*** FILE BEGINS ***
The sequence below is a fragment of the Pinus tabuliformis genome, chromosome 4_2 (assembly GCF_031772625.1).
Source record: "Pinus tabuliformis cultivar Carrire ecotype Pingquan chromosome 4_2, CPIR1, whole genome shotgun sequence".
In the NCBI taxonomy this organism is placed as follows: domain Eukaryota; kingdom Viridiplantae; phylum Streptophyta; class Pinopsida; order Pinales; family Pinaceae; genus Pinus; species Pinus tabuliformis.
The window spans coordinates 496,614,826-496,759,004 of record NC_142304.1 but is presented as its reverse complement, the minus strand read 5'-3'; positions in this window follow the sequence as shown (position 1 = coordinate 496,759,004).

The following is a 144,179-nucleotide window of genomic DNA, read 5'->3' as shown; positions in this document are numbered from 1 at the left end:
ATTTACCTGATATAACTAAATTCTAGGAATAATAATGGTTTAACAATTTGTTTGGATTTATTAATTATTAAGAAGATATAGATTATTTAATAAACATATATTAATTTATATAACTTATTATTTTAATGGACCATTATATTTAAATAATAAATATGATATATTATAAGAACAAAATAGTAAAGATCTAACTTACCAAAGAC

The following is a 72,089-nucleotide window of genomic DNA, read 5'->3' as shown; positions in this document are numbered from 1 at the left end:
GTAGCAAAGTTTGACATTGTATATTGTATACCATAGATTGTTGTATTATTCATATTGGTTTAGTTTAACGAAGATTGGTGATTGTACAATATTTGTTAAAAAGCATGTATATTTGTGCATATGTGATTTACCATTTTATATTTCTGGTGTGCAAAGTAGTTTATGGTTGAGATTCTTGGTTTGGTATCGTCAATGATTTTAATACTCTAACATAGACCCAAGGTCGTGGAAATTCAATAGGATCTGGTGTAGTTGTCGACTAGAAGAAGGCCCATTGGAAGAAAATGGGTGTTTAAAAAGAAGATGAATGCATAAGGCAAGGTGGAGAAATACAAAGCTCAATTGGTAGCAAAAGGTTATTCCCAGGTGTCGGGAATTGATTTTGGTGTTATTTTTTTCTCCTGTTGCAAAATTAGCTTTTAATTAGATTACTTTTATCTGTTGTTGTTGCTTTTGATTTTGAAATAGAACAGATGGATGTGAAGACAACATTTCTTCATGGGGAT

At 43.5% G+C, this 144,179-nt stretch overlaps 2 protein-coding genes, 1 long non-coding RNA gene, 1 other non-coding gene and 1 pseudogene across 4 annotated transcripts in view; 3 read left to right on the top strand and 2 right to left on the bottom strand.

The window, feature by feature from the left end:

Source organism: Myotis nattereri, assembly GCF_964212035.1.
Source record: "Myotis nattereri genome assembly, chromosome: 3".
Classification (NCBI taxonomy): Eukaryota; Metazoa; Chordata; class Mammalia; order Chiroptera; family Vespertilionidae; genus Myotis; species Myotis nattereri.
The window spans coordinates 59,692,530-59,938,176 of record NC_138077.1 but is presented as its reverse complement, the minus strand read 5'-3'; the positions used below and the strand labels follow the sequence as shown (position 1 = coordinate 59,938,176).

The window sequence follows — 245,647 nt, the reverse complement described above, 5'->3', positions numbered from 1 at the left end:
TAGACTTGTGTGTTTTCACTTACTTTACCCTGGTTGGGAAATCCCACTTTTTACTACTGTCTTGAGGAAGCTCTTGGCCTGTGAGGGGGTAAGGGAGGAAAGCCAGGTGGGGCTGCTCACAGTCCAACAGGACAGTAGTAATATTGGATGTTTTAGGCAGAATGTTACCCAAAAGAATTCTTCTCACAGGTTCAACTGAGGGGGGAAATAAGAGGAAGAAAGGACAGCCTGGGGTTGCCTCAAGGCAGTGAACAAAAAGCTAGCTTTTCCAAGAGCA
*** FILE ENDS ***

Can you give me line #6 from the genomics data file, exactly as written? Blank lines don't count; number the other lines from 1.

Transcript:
ATTTACCTGATATAACTAAATTCTAGGAATAATAATGGTTTAACAATTTGTTTGGATTTATTAATTATTAAGAAGATATAGATTATTTAATAAACATATATTAATTTATATAACTTATTATTTTAATGGACCATTATATTTAAATAATAAATATGATATATTATAAGAACAAAATAGTAAAGATCTAACTTACCAAAGAC